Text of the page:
I am an introvert. I never realized this critical fact while I was a child, or even as a young adult. I had friends. I socialized. To be shy seemed like a thing for “nerds” and the otherwise socially impaired. It never occurred to me that I might be shy or introverted. Never. As with everything else up through those years, I saw myself as having the characteristics that everyone else expected me to have. Shy was not one of those characteristics.
As I got into my twenties, found my voice, and struck out on my own, I started spending time alone for the first time in my life. Whether it was camping out in the mountains or navigating the anonymity of big city living, I came to know what it was like to keep mostly my own company. Before I knew it, I had grown to like being alone. It wasn’t long before I preferred it, even. Finally, I started demanding it. I roadtripped solo up the coast, hiked the mountains of Montana, and wandered for months across Europe, hardly speaking to anyone along the way.
I felt myself growing and thriving more than I ever had in my more social years. I loved solitude. I craved it. I also recognized that it was in solitude that my battery was recharged. It was in solitude that I built up my reserve to “act normal” in social situations, something I had never been aware of or had to work at before. In this realization, I was claiming my natural introversion.
Most of the jobs I have worked in my life have involved being “on” in public and speaking with groups big and small. I have had to teach, inspire, console, and take entrée orders. I laugh now about this with the realization of my introverted nature. I guess I needed all the alone time outside of work to charge my battery for the stage of work!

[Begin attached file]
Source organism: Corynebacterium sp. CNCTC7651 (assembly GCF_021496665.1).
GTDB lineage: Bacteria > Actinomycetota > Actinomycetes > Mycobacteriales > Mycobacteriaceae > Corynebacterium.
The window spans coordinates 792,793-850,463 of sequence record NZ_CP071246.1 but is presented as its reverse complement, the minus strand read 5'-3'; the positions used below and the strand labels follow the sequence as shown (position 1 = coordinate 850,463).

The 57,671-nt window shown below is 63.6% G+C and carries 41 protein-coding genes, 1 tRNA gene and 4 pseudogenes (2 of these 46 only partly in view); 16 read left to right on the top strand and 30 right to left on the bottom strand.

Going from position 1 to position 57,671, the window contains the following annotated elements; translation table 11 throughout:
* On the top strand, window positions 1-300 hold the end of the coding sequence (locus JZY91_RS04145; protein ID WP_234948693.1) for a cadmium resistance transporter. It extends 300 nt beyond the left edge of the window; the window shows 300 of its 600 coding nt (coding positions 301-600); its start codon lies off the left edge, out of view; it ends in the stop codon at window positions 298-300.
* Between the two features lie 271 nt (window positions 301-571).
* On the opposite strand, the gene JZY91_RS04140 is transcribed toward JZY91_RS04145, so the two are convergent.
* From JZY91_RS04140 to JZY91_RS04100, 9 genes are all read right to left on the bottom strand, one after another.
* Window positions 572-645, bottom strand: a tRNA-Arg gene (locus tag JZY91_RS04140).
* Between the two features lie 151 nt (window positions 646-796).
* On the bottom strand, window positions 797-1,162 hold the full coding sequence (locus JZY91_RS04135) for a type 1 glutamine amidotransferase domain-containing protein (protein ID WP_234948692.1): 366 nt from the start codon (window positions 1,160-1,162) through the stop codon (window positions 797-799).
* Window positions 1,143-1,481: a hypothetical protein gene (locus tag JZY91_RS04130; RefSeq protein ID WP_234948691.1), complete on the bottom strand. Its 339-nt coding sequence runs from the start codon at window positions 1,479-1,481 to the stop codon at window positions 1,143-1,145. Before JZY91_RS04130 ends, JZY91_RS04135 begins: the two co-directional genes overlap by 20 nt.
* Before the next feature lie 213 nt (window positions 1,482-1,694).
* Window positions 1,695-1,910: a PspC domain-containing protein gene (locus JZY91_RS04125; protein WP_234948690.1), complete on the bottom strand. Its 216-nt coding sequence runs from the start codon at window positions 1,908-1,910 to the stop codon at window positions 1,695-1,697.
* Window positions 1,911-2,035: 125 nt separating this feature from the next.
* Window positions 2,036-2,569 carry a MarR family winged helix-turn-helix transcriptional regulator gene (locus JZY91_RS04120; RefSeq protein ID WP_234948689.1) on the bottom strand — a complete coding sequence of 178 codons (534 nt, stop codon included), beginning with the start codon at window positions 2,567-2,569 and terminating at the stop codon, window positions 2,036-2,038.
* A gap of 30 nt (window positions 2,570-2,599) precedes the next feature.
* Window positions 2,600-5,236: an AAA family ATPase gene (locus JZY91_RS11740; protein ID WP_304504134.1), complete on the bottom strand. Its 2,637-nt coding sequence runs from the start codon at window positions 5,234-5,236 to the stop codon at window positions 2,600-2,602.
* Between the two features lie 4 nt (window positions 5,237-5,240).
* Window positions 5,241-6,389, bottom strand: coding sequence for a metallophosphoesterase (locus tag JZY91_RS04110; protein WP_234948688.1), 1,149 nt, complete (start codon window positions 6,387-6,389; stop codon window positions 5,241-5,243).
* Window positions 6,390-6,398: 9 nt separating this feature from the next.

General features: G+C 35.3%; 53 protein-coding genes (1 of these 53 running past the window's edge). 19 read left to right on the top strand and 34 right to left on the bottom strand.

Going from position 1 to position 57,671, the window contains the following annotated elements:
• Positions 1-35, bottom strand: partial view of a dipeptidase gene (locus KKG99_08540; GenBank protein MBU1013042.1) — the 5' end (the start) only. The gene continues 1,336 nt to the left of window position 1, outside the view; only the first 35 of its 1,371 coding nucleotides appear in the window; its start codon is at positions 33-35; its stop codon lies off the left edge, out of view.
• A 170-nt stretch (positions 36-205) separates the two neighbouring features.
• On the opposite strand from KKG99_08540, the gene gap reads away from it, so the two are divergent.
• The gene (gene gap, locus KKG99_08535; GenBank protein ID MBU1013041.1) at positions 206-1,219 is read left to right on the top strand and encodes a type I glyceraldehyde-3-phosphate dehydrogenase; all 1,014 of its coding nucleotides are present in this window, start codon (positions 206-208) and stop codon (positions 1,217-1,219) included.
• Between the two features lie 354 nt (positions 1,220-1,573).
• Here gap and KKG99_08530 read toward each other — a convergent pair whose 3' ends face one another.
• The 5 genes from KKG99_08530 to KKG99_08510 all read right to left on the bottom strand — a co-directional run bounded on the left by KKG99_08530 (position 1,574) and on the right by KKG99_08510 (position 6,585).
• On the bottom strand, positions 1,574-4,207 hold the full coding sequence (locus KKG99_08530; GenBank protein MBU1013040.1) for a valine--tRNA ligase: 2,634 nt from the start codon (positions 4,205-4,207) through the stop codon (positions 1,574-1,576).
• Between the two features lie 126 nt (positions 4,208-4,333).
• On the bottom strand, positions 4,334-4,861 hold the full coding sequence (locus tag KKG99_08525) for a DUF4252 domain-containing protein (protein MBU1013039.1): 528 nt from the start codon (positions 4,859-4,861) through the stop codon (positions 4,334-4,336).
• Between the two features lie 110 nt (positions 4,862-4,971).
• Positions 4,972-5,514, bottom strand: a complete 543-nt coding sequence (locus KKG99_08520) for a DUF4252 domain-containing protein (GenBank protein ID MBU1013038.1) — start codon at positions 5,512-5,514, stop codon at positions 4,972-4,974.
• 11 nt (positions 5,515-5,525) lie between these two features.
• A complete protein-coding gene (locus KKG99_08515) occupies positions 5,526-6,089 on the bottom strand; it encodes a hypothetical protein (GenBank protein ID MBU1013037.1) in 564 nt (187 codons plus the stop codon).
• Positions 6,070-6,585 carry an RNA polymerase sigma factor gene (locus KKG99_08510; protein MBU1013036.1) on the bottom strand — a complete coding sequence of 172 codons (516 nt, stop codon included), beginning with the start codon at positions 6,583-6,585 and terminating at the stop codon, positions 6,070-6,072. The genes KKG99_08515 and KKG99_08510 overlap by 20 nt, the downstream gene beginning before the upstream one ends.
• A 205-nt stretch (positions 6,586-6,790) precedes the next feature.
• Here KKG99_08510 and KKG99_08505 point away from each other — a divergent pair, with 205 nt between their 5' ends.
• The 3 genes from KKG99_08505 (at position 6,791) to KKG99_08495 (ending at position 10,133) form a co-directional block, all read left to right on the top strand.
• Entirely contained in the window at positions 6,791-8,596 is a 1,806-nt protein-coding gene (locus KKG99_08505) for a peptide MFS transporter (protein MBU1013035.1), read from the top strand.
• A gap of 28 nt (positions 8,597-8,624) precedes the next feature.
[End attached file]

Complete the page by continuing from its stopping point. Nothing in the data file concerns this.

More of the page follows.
The other part about my past jobs—or at least the way I played them—is that in all of their social-ness, I rarely had to really put myself out there. I didn’t talk about myself much, because, whether it was educating someone who came to be educated or serving someone who came to be served, the unspoken expectation was that I should make it about the student/customer/person paying my rent. I find that people who do best in service industries have a way of making the client feel as though you are friends even as the focus is almost exclusively the client’s wants and needs. The service provider has to be present and empathetic to the client’s concerns and their story, but the client doesn’t need to reciprocate. For me, this worked into my personality just fine. Some of it played into my introversion, but there was more to it than that. I liked to think of it as me just being humble, neither requiring the spotlight nor thinking my feelings and my story to be worthy of the client’s time and attention. I didn’t want to impose upon them.
This is also why I was never a good salesman of my services. For many, many years, it was my job—in theory—to sell tennis lessons. I can honestly say that I don’t think I ever tried to sell anyone a lesson in all of those years. I figured that the benefits would speak for themselves and that I didn’t need to impose my will on anyone else. I especially didn’t like the idea of putting someone in the awkward position of having to say, “No, I don’t want your services.” I know that for most people, it is difficult to say no to a direct offer, and I never wanted to make anyone uncomfortable. So, in my combination of self-professed shyness and humility, I never sold my services or my story. I never asked anyone to believe in me or how my product could benefit them.